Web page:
Readings — From the April 2017 issue

Ways of Seeing

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By Michael Clune, from the Spring 2017 issue of Tin House. Clune is the author, most recently, of Gamelife, a memoir.

Yesterday I resolved to stop looking people in the eyes. I intended to begin a period of ocular abstinence, to refrain from eye contact for as long as I could — a week, perhaps, or twelve days. “Eyes are made to be looked from, not at.” How many times have I heard this proverb, acknowledging its good sense, only to violate it at the first opportunity?

I resolved to try again.

Things got off to a good start, as they usually do. When you have a conversation with someone without looking at their eyes, real empathy becomes possible. You participate in their words. It’s the closest thing to reading a book. Everyone knows how much easier it is to empathize while reading a novel than it is in real life, staring at someone who’s staring back at you with an alien and inexplicable hunger. What are eyes but signals constantly broadcasting the slow emergency of human social life?

Just don’t do it. Look at their cheek, or just to the left of their left arm. I’m not saying you have to close your eyes. Be safe. People can attack for no reason. Avoiding eye contact is in many ways a safety measure. Most assaults happen as a direct result of eye contact. Eye contact itself is a kind of assault.

The first conversation I had after my resolution was with my neighbor Howard. It was a Saturday. I’d walked out in the morning to get the paper.

“How’s it going, Michael?”

Howard asked me this question two to three times per week. Normally, when we made eye contact, I was transfixed by the mesmerizing force with which his eyes hissed, I’m the thing in Howard’s face, I’m looking at you, I’m different from you, I don’t speak, I look, look at me. I’d mumble something inane about the weather, and then Howard’s friendly voice would reply, a voice whose warm human tone bore no relation whatsoever to the mute thing gazing out from his eyes.

On Saturday, I abstained from eye contact. I looked just to the side of his head.

“Lauren and I are planning to go to Hocking Hills next week,” I said.

“I love Hocking Hills,” he replied. “Have you been before? It’s wonderful. You must go to Old Man’s Cave, it’s really something.”

We stood and talked for five minutes, the conversation circling the topic of caves — I’ve never been to a cave but I’m fascinated, Have you ever seen that Herzog documentary about the cave paintings, Oh my God, I love that, don’t tell me Hocking Hills is like that, laughter, No, no, now if you want to see real caves . . . I was participating in Howard’s words, it was real communication! Our experiences mixed, we discovered parts of the other inside ourselves. It was fantastic.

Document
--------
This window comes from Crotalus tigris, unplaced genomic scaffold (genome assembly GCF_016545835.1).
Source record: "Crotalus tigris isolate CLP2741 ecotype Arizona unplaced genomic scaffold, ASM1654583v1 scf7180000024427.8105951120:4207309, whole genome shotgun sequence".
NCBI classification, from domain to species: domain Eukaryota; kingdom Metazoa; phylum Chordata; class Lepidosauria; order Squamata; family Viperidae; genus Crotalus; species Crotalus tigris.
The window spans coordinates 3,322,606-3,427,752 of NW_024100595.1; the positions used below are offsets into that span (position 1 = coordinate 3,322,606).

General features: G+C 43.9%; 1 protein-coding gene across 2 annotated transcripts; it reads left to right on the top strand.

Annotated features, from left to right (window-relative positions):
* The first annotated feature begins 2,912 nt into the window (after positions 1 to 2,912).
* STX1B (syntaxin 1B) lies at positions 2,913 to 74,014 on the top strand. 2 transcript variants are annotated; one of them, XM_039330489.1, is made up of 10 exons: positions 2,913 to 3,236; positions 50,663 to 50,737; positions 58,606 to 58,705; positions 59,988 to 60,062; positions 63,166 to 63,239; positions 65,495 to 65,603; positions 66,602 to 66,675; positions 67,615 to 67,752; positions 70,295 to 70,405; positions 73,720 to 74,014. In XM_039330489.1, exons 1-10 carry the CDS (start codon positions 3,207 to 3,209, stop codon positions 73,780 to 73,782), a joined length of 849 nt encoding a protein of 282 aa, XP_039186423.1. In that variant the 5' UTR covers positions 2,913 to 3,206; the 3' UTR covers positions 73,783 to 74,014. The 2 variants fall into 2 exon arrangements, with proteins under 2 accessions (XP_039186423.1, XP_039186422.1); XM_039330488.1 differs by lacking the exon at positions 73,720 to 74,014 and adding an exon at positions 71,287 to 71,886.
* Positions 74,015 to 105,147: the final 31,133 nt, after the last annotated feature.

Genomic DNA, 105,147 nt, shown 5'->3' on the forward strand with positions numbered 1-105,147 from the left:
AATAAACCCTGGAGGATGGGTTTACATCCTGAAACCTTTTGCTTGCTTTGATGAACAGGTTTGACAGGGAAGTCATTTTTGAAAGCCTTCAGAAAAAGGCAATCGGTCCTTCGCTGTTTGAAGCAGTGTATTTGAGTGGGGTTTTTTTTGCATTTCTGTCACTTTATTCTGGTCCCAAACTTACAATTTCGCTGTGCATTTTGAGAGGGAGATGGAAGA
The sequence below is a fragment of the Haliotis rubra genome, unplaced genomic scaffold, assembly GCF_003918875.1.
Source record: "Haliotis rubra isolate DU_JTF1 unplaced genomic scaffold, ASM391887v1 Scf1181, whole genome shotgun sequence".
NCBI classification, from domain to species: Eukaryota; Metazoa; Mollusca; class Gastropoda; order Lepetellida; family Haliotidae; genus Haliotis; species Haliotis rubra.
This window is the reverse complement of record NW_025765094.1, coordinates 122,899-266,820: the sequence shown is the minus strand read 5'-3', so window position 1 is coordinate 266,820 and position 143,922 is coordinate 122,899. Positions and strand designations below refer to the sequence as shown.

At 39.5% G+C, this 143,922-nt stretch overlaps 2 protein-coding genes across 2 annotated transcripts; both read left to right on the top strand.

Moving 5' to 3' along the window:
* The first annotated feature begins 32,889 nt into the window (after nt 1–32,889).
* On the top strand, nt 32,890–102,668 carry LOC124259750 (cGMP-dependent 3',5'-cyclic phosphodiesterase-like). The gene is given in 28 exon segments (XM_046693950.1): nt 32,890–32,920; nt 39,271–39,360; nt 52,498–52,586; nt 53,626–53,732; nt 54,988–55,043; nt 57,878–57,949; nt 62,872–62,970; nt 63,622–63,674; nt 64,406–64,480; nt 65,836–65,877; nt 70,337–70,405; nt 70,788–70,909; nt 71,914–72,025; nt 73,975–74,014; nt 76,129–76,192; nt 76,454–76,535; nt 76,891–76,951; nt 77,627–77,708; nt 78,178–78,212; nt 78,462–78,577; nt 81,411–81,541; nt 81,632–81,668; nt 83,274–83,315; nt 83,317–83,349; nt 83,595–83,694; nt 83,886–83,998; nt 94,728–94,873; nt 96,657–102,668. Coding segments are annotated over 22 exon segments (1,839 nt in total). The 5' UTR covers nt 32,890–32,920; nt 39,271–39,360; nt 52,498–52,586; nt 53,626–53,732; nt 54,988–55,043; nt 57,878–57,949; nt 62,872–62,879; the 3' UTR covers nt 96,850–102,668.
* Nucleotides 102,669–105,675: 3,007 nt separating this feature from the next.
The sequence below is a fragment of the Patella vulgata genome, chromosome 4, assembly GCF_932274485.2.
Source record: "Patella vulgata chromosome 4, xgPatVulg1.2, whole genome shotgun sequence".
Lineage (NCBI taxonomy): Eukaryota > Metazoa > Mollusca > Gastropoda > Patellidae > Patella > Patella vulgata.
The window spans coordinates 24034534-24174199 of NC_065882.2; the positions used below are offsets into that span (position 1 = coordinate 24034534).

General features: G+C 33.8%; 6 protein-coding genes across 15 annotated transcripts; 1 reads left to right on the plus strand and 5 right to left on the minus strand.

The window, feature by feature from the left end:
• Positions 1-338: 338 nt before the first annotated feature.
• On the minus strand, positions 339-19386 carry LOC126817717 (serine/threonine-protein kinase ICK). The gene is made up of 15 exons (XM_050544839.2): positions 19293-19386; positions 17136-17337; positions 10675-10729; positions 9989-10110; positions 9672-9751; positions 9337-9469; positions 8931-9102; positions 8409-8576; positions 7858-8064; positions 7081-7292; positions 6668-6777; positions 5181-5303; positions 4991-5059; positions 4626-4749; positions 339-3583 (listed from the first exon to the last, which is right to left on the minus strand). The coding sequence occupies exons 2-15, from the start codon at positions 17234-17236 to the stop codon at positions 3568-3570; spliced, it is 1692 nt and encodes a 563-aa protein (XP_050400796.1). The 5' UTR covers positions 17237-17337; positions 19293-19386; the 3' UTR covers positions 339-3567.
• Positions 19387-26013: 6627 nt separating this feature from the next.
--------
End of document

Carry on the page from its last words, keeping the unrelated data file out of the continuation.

I love Howard, I thought.

And then I thought: One glance at his eyes would cut the line. I won’t do it. Never again. Just don’t do it. There’s no pressure. The only people who are bothered by your failure to look them in the eyes are people who want to assert their brute dominance over you, pummel you with the secret source of their vision.

Look at me when I’m talking to you!”

The glass barriers smashed, our thoughts running on speech-lines in and out of each other’s head. I’ll never forget you, Howard! The real you, the true, eyeless Howard.

“Well, I should get going,” Howard said.

He was turning to leave. It was almost over, I’d almost won. What made me look? I’ve been asking myself that ever since. It wasn’t anything he said. And it wasn’t what you might think, that I wanted to see what his eyes looked like. No. Every eye is basically the same. People who tell other people that their eyes are beautiful mean . . . I don’t know what they mean. As an aesthetic object, as something to look at, eyes are nothing special.

I looked at Howard’s eyes to find out whether he was looking at mine.

The fear had grown in me the entire time we were talking. It started with a small, nearly subconscious spark — I wonder whether he’s wondering what I’m looking at — that gradually became a conflagration of panic. By the end I couldn’t resist. The idea that he was looking at my eyes, that he could have been looking at my eyes when I couldn’t see his eyes —

Intolerable. Totally fucking intolerable, I thought. I envisioned his eyes standing on my vision, stomping on it.

Stop it, I told myself. He’s not looking at me. Let it go.

But the fact that I didn’t feel his gaze was the worst part. The devil’s greatest trick is to convince people he doesn’t exist. I looked.

Our eyes met. Howard’s face flushed. I could feel mine flushing. Right away I knew I’d made a terrible mistake.

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